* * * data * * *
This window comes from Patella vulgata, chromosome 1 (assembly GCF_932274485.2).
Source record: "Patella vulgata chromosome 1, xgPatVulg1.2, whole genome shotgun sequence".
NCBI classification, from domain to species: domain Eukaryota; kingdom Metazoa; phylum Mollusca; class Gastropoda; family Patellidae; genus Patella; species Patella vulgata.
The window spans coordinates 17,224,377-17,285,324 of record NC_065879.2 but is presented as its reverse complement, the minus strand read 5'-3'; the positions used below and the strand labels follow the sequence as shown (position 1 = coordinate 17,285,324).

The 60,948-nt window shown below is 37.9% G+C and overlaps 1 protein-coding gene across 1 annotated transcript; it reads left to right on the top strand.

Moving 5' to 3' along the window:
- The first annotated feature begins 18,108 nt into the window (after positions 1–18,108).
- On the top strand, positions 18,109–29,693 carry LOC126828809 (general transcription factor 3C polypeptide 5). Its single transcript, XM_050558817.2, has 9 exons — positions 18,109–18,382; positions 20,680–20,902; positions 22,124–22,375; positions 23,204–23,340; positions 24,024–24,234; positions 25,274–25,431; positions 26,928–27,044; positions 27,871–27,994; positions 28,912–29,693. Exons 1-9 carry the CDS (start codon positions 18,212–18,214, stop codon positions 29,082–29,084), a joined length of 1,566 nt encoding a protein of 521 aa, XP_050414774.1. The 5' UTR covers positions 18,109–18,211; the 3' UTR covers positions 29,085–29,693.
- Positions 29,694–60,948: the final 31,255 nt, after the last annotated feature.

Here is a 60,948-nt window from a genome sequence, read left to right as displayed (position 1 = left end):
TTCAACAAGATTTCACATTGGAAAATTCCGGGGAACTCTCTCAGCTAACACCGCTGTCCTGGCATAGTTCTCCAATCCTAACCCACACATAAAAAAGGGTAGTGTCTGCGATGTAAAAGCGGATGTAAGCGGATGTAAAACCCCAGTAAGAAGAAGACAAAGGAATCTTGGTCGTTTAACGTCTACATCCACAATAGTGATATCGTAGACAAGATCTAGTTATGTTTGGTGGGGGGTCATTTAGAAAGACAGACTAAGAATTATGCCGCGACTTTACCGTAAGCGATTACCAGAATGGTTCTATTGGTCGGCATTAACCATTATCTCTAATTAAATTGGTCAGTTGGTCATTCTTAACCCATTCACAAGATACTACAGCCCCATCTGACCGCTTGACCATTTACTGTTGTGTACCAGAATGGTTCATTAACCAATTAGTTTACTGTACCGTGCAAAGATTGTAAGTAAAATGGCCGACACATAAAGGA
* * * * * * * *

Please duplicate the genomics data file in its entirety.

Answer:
This window comes from Patella vulgata, chromosome 1 (assembly GCF_932274485.2).
Source record: "Patella vulgata chromosome 1, xgPatVulg1.2, whole genome shotgun sequence".
NCBI classification, from domain to species: domain Eukaryota; kingdom Metazoa; phylum Mollusca; class Gastropoda; family Patellidae; genus Patella; species Patella vulgata.
The window spans coordinates 17,224,377-17,285,324 of record NC_065879.2 but is presented as its reverse complement, the minus strand read 5'-3'; the positions used below and the strand labels follow the sequence as shown (position 1 = coordinate 17,285,324).

The 60,948-nt window shown below is 37.9% G+C and overlaps 1 protein-coding gene across 1 annotated transcript; it reads left to right on the top strand.

Moving 5' to 3' along the window:
- The first annotated feature begins 18,108 nt into the window (after positions 1–18,108).
- On the top strand, positions 18,109–29,693 carry LOC126828809 (general transcription factor 3C polypeptide 5). Its single transcript, XM_050558817.2, has 9 exons — positions 18,109–18,382; positions 20,680–20,902; positions 22,124–22,375; positions 23,204–23,340; positions 24,024–24,234; positions 25,274–25,431; positions 26,928–27,044; positions 27,871–27,994; positions 28,912–29,693. Exons 1-9 carry the CDS (start codon positions 18,212–18,214, stop codon positions 29,082–29,084), a joined length of 1,566 nt encoding a protein of 521 aa, XP_050414774.1. The 5' UTR covers positions 18,109–18,211; the 3' UTR covers positions 29,085–29,693.
- Positions 29,694–60,948: the final 31,255 nt, after the last annotated feature.

Here is a 60,948-nt window from a genome sequence, read left to right as displayed (position 1 = left end):
TTCAACAAGATTTCACATTGGAAAATTCCGGGGAACTCTCTCAGCTAACACCGCTGTCCTGGCATAGTTCTCCAATCCTAACCCACACATAAAAAAGGGTAGTGTCTGCGATGTAAAAGCGGATGTAAGCGGATGTAAAACCCCAGTAAGAAGAAGACAAAGGAATCTTGGTCGTTTAACGTCTACATCCACAATAGTGATATCGTAGACAAGATCTAGTTATGTTTGGTGGGGGGTCATTTAGAAAGACAGACTAAGAATTATGCCGCGACTTTACCGTAAGCGATTACCAGAATGGTTCTATTGGTCGGCATTAACCATTATCTCTAATTAAATTGGTCAGTTGGTCATTCTTAACCCATTCACAAGATACTACAGCCCCATCTGACCGCTTGACCATTTACTGTTGTGTACCAGAATGGTTCATTAACCAATTAGTTTACTGTACCGTGCAAAGATTGTAAGTAAAATGGCCGACACATAAAGGA